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Nepotism, Incompetence, And Repeatedly Falling For Email Scams, With Kalyn Kahler

Chicago Bears coach Matt Nagy on the sidelines during his team's totally dispiriting loss to the Green Bay Packers.
Stacy Revere/Getty Images

To paraphrase either Vladimir Lenin or Dan Dierdorf, there are NFL seasons in which nothing happens, and then weeks in which entire NFL seasons happen. This is maybe more applicable for those who care about the teams locked in restless cryosleep in the NFL's purgatory realm than others, but for teams that spent this season only barely having a season—teams like those supported by Drew, and me, and our guest Kalyn Kahler—the first days of this week, when NFL teams hauled their defective and bug-riddled coaching staffs out onto the curb, effectively were the seasons. Or, anyway, it was when various grim things that became progressively more inevitable over the course of these progressively more unbearable seasons finally got around to working themselves out.

These teams being these teams, those things did not work themselves out in especially satisfactory ways—the Bears were grandiose and self-pitying, the Vikings were merely late, the Giants were somehow even later. The circumstances that create this kind of fragrant stasis, a heady cocktail of institutional incompetence, unaccountable dynastic goonery, and wild nepotism, do not change when the coaching staffs do. It is not just not their nature to change, it is their fundamental nature not to change. That's not what you want as a fan, or a citizen of the world. But it did give us an obvious topic for discussion, so credit where it's due.

At some point, every conversation like this winds up taking on a political valence, even if it is not really about politics. This is because these conversations, like the fairly wide-ranging conversation about NFL owners and coaches and the culture in which they all participate that makes up the first half of this episode, are fundamentally about variously defective elites getting away to varying degrees with being bad at their jobs in variously different ways. Here as everywhere else, there is not really much more to be done than complain about it—if you think it's hard to get a septuagenarian Senator to think about the struggles of ordinary people, buddy just wait until you meet Cal McNair. But while it might be nice if things were otherwise and it was easier to, say, physically grasp and shake George McCaskey, being able to shout out loud about the different types of bad owners and the latest trends in coaching weirdness and the peculiar nameways of NFL coaches proved an agreeable substitute for actual agency.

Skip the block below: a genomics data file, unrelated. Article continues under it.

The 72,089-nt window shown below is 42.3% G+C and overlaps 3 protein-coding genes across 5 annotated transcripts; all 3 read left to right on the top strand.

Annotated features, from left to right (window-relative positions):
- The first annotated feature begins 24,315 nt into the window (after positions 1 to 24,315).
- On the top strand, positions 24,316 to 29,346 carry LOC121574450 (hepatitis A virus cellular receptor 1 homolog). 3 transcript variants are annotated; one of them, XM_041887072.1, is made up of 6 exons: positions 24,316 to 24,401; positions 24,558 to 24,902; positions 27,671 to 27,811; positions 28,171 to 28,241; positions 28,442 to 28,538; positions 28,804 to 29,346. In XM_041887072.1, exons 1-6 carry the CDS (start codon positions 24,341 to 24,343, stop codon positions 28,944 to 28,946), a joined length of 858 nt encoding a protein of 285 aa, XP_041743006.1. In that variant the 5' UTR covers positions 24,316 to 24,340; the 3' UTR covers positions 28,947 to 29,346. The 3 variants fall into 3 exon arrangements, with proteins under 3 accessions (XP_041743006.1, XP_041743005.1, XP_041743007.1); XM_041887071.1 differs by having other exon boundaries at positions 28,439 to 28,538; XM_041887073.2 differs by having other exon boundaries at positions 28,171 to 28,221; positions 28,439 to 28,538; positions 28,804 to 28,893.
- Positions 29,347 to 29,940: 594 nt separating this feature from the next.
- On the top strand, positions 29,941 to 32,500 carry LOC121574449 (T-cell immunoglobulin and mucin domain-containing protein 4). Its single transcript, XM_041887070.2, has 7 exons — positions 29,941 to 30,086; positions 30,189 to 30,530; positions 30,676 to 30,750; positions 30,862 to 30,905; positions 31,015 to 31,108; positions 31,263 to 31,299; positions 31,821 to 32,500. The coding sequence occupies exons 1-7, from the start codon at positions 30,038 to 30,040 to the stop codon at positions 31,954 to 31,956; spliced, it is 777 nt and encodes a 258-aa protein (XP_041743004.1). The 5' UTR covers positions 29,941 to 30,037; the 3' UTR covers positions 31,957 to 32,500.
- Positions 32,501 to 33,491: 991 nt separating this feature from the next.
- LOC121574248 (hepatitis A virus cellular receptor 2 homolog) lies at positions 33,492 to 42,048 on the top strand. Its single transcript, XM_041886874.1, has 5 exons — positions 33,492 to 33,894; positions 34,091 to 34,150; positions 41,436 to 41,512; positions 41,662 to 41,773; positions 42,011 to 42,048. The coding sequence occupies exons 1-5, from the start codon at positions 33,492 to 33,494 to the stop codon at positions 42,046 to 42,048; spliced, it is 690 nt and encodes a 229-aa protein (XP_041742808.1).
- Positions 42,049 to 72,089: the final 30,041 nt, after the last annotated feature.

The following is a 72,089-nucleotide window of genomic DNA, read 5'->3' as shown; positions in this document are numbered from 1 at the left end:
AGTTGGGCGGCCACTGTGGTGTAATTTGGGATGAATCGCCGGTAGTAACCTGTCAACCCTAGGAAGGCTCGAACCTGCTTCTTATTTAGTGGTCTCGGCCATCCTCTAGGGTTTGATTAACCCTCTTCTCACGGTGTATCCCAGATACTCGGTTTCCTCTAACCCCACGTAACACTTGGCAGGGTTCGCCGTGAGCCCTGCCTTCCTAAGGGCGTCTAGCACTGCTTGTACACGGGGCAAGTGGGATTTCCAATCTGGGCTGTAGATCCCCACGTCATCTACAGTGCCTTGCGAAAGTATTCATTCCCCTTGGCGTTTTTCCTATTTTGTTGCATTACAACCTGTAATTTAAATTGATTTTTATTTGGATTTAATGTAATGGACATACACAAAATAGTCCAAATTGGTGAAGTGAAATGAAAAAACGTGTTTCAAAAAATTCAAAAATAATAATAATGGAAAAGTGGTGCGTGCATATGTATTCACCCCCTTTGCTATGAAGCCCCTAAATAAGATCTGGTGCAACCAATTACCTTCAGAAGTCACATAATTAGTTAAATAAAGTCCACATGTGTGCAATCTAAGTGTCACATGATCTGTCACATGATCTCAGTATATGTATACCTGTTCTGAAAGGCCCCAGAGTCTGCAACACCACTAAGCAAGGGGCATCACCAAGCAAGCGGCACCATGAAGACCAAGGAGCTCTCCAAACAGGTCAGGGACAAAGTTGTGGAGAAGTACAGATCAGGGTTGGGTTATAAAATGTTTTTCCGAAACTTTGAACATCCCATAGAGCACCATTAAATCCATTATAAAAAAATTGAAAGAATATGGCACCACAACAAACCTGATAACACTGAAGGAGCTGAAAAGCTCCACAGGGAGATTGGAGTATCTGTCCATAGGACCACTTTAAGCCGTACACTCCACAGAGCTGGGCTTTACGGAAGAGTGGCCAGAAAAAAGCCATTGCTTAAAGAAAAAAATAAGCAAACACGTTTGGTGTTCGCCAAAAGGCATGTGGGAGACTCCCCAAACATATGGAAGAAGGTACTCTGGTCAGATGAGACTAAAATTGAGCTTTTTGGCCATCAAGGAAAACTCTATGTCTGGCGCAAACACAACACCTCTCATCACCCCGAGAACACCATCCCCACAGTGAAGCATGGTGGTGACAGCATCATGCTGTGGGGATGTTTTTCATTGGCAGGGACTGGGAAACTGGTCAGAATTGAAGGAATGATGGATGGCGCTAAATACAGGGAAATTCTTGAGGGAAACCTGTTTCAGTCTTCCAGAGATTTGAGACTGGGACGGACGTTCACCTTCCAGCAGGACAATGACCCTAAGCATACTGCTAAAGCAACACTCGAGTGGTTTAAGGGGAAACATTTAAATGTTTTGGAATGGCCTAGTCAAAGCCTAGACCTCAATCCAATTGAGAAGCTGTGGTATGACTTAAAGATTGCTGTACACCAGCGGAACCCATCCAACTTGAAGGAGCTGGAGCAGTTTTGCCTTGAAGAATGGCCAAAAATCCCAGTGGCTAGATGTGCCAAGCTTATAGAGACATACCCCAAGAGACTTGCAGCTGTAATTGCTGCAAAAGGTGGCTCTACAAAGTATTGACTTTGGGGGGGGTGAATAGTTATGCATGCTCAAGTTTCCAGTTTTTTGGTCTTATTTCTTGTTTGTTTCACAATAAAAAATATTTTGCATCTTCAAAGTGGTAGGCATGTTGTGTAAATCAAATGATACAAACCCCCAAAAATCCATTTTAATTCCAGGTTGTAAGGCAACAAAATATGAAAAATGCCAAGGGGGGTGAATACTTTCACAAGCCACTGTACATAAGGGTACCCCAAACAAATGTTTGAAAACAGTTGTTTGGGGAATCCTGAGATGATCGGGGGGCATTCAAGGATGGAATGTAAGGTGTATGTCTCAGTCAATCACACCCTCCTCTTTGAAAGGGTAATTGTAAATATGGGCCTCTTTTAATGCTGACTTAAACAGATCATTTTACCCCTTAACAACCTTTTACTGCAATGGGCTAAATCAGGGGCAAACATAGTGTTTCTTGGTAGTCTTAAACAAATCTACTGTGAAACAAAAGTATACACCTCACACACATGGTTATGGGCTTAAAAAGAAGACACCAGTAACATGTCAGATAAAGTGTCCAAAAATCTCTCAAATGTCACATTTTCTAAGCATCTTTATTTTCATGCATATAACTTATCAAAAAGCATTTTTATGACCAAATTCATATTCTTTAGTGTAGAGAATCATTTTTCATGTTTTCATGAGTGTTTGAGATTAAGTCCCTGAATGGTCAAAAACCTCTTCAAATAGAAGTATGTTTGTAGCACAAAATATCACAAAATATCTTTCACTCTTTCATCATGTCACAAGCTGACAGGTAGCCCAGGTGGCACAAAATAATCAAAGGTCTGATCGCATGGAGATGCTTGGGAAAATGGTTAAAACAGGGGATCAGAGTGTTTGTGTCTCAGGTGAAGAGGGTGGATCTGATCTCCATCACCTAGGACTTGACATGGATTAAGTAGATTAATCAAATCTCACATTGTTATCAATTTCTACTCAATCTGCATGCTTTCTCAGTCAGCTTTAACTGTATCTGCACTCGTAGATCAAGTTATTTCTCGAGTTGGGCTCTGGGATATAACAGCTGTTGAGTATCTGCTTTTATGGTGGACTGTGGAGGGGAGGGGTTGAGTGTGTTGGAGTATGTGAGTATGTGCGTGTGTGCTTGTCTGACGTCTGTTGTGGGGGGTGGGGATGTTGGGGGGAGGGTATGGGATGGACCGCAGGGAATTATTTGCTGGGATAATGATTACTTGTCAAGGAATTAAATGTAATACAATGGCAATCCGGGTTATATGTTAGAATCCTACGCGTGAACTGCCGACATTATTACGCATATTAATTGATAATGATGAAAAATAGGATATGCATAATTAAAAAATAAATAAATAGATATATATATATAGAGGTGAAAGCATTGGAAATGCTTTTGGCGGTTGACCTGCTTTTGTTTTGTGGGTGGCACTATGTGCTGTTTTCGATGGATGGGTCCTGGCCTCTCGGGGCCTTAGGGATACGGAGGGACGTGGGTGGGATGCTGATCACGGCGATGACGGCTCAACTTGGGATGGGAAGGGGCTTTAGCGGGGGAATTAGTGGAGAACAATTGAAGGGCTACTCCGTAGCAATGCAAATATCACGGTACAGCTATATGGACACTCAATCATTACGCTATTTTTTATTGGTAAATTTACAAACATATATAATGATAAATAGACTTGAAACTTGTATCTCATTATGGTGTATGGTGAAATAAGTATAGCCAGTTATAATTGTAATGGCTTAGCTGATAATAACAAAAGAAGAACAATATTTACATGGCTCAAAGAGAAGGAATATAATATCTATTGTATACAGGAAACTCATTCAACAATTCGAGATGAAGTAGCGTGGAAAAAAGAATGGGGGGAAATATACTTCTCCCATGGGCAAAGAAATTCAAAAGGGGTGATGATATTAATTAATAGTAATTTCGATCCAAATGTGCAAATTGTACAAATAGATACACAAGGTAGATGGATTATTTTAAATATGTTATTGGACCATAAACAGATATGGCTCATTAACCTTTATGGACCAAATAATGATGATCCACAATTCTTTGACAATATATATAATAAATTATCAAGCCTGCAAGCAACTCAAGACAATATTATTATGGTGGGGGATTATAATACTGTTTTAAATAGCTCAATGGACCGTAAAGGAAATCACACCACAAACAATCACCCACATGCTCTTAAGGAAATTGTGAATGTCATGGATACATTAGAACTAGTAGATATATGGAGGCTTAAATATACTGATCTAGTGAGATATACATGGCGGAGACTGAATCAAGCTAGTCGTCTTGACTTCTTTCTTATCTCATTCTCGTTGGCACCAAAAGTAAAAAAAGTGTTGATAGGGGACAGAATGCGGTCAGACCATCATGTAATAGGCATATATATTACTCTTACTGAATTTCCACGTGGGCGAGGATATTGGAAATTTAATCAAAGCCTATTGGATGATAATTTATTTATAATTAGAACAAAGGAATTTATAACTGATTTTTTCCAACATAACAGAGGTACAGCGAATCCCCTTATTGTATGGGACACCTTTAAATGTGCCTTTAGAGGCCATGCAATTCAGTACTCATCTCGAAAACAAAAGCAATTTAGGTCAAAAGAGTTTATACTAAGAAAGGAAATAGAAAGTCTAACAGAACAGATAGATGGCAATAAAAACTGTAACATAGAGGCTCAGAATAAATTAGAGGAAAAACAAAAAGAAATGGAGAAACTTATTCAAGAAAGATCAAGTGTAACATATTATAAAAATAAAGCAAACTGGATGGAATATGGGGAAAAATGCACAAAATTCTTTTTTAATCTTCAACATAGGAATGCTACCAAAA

It got dumber from there, although this episode did not get dumber in a linear fashion; I'd argue that my attempt to compare Joe Judge and the misbegotten Flaming Lips concept album Zaireeka was the episode's actual low point, and that happened in the first 20 minutes. But the back half was what the back half is, with a Remember Some Guys segment that wound up collapsing into a giggling autopsy of the greatest receivers in Chicago Bears history. The Funbag, too, was heavy on the football stuff; instead of the usual Is it possible to die of farts? questions, we discussed a (not especially well-received) proposal to further tweak the NFL's PAT rules. Drew sang; Kalyn paraphrased a long and emotional DM from Gregg Williams's son. It was, truth be told, a little more on-topic than the usual episode. But with this many things happening—the reckoning of whole seasons, too long deferred—we at least had plenty to talk about.

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